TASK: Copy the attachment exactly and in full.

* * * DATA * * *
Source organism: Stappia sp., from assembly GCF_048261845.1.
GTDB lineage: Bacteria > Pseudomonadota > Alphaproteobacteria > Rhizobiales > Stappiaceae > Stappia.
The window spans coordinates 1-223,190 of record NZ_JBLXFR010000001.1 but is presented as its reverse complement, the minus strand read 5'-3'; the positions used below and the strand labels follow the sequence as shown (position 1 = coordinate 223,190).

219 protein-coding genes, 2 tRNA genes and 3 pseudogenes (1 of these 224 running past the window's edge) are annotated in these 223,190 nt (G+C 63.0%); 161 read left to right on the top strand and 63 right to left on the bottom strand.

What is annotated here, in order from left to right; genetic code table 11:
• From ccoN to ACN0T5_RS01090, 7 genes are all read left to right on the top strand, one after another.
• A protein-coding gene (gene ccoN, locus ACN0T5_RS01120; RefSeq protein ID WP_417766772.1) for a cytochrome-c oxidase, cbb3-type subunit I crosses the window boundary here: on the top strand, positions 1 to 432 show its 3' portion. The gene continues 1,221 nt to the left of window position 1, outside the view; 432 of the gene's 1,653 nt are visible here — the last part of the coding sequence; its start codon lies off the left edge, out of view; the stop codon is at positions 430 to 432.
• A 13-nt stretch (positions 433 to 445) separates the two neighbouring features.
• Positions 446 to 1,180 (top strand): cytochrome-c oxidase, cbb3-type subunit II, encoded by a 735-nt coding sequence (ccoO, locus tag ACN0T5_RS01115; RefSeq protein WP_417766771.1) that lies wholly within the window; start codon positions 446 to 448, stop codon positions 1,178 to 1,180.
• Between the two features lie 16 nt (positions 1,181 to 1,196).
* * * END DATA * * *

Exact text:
Source organism: Stappia sp., from assembly GCF_048261845.1.
GTDB lineage: Bacteria > Pseudomonadota > Alphaproteobacteria > Rhizobiales > Stappiaceae > Stappia.
The window spans coordinates 1-223,190 of record NZ_JBLXFR010000001.1 but is presented as its reverse complement, the minus strand read 5'-3'; the positions used below and the strand labels follow the sequence as shown (position 1 = coordinate 223,190).

219 protein-coding genes, 2 tRNA genes and 3 pseudogenes (1 of these 224 running past the window's edge) are annotated in these 223,190 nt (G+C 63.0%); 161 read left to right on the top strand and 63 right to left on the bottom strand.

What is annotated here, in order from left to right; genetic code table 11:
• From ccoN to ACN0T5_RS01090, 7 genes are all read left to right on the top strand, one after another.
• A protein-coding gene (gene ccoN, locus ACN0T5_RS01120; RefSeq protein ID WP_417766772.1) for a cytochrome-c oxidase, cbb3-type subunit I crosses the window boundary here: on the top strand, positions 1 to 432 show its 3' portion. The gene continues 1,221 nt to the left of window position 1, outside the view; 432 of the gene's 1,653 nt are visible here — the last part of the coding sequence; its start codon lies off the left edge, out of view; the stop codon is at positions 430 to 432.
• A 13-nt stretch (positions 433 to 445) separates the two neighbouring features.
• Positions 446 to 1,180 (top strand): cytochrome-c oxidase, cbb3-type subunit II, encoded by a 735-nt coding sequence (ccoO, locus tag ACN0T5_RS01115; RefSeq protein WP_417766771.1) that lies wholly within the window; start codon positions 446 to 448, stop codon positions 1,178 to 1,180.
• Between the two features lie 16 nt (positions 1,181 to 1,196).